'At Least He Listened,' Rabin-Opponent Says

MK Uri Ariel, a former leading member of the Yesha Council and top Yesha activist, has positive memories of working with Yitzchak Rabin.

Hillel Fendel ,

MK Uri Ariel, a former leading member of the Yesha (Judea and Samaria) Council of Jewish Communities, has positive memories of working with Yitzchak Rabin.  "The attentiveness we found on his part no longer exists," Ariel feels.

Speaking with Arutz-7's Hebrew newsmagazine's Uzi Baruch to mark the 12th anniversary of Rabin's death, the National Union Knesset Member said Rabin always left his door open for political opponents.

"He was focused," Ariel said. "When we talked with him, he didn't allow any phone calls or other disturbances; at most, a coffee break.  We had major disagreements with him, but he paid careful and serious attention...  After all, he is signed on the establishment of several communities in Judea and Samaria, as part of his coalition arrangements...  Not like [another Prime Minister], whom you can talk with and find him looking up soccer games as you talk..."

Rabin was elected Israel's Prime Minister, for the second time, in 1992, and a year later he signed the Oslo Accords in which he committed Israel to giving away large chunks of Judea, Samaria and Gaza for the purpose of a Palestinian "entity." 

Rabin: Let Them Meet the Shabak Chief
MK Ariel recalled an incident in which he and other settlement leaders wished to present their positions and security warnings about the Oslo process to the Shabak (General Security Service). "We were told by Rabin's military secretary, Danny Yatom [now a Labor MK - ed.] that he would pass on our message to the head of the Shabak, and would then return to us with his response.  But when we met with Rabin and told him about, he said, 'It can't work this way,' and he instructed Yatom to arrange direct meetings for us with the Shabak chief."

"In one of the meetings, the Shabak chief told us that our demonstrations against the Prime Minister outside his house had incidents of strong 'incitement,' and we told him that at the protests that we organize we don't allow incitement, and that if these protests were not permitted, a vacuum would be created which dangerous extremist elements would fill. The Shabak people didn't agree so much, but in the end I believe we succeeded in convincing them."

Rabin's Antagonism
Rabin is thoroughly remembered in the nationalist camp for his open antagonism towards the right-wing camp.  He said, for instance, that his opponents could continue to "spin like propellers" as far as he was concerned, and said openly that he was Prime Minister of 98% of the nation, not the 2% who so strongly opposed him.  (Another version of his remarks has it that he said his job was to provide security to 98% of Israel's population.)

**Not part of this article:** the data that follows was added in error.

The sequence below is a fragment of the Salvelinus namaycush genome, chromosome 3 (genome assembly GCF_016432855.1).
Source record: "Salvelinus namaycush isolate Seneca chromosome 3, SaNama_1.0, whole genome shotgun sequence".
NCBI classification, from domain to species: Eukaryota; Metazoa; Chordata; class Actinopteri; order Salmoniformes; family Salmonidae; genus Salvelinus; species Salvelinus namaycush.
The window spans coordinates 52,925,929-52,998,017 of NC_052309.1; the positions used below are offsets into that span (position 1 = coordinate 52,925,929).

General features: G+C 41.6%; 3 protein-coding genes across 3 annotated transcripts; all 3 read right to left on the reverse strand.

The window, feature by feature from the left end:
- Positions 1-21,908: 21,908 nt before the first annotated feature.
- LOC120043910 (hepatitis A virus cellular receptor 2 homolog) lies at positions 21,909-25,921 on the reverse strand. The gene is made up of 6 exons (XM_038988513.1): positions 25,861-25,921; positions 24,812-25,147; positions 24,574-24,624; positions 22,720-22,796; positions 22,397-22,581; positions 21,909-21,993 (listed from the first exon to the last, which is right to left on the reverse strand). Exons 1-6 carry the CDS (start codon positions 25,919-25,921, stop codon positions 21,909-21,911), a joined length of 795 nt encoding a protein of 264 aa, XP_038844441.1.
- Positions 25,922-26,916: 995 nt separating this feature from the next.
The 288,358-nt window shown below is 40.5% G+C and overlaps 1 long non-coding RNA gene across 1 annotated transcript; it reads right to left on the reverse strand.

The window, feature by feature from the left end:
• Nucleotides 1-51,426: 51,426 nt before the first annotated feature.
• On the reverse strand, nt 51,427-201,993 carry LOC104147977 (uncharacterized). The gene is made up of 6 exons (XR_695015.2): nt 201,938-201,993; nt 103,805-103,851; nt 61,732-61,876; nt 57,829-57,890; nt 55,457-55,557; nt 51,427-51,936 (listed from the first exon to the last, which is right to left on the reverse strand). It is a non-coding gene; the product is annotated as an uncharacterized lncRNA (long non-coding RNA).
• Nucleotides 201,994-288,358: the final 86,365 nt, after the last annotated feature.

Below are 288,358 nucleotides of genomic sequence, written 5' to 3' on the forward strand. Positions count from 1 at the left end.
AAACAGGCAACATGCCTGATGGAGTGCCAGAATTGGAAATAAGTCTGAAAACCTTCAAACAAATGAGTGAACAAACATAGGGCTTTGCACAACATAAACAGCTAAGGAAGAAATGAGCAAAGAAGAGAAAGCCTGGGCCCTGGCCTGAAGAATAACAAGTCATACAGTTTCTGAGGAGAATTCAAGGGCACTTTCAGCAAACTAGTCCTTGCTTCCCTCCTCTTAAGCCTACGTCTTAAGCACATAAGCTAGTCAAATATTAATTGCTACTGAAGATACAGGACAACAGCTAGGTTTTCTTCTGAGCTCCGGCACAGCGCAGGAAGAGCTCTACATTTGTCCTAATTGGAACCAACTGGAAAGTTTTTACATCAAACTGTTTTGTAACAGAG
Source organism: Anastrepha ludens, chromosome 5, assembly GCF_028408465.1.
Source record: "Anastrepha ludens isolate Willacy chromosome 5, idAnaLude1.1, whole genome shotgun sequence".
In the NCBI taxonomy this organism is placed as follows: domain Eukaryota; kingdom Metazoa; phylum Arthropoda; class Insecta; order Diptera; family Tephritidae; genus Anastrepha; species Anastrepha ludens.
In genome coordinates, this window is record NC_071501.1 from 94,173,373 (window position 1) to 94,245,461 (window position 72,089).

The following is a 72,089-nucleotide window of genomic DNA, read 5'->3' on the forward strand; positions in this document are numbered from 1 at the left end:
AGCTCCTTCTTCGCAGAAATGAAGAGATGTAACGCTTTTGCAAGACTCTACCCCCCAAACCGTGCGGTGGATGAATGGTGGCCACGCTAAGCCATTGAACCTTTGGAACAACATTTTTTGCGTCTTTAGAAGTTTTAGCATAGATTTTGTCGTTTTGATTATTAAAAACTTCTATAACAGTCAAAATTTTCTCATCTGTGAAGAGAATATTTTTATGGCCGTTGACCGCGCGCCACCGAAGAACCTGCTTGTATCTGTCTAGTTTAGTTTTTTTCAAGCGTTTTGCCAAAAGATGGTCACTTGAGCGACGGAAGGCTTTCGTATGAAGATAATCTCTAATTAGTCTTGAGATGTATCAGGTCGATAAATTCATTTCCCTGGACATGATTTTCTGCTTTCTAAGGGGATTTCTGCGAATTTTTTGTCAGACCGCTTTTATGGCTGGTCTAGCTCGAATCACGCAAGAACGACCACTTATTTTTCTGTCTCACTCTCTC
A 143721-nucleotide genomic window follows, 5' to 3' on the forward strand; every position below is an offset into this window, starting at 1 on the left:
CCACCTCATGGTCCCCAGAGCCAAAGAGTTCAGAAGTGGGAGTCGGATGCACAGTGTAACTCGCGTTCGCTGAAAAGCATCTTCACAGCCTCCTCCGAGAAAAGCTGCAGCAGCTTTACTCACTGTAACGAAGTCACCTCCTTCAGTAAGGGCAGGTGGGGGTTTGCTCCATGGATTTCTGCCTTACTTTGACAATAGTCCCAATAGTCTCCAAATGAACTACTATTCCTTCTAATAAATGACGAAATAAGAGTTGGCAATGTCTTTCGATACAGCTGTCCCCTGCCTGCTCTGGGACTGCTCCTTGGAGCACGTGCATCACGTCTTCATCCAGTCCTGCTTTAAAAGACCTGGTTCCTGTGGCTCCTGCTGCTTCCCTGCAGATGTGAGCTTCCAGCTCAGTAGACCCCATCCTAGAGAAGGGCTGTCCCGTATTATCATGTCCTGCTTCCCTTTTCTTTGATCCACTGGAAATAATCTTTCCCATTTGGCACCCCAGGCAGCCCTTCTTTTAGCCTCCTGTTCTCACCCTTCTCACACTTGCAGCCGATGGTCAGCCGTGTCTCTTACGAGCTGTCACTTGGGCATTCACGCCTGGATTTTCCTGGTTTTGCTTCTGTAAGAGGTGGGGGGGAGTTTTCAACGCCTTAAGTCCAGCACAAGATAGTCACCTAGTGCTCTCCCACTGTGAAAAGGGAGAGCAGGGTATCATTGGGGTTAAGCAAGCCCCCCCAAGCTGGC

MK Ariel said that after such invective, "I asked his top aide, Eitan Haber, why he was using such a style; what purpose could it serve? Haber said, 'Believe me, when we write his speeches, they don’t have those comments, but the Prime Minister is a redhead, a bit excitable, and when an MK says something that gets him worked up, he gets that way.' So I told him that that's precisely the problem, that as the head of the government, the Prime Minister has to be more careful and composed."

Map-Making Magnanimity
Ariel remembers Rabin favorably from the map-making process of the Oslo implementation period.  "At the time, they were drawing up maps of Areas A, B and C - the areas that would and would not come under Palestinian control - and we demanded that our opinions be taken into account as well.  So Rabin agreed that our representative [Ze'ev Hever, known as Zambish] could be there, and in fact he noticed some very important things and recommended some important changes - which Rabin accepted - that saved some communities from being nearly totally choked off.  For instance, Tekoa-Nokdim and Karnei Shomron - mistakes that were not done purposely, but only someone who lives there could notice the ramifications."

Left-Right De-Legitimization
Asked if he senses an attempt by the left-wing public to de-legitimize the right-wing camp by assigning it collective blame for the murder, MK Ariel said, "Yes, there is such an attempt, but I can say that I myself never felt guilty.  The very night of the assassination, I convened a meeting of the Yesha Council, not because I felt guilty, but because I feared that we would be targeted.  I think that everyone, including the left-wing camp, should try to do a self-reckoning, and the quicker this happens, the faster we will merit the arrival of our righteous Messiah."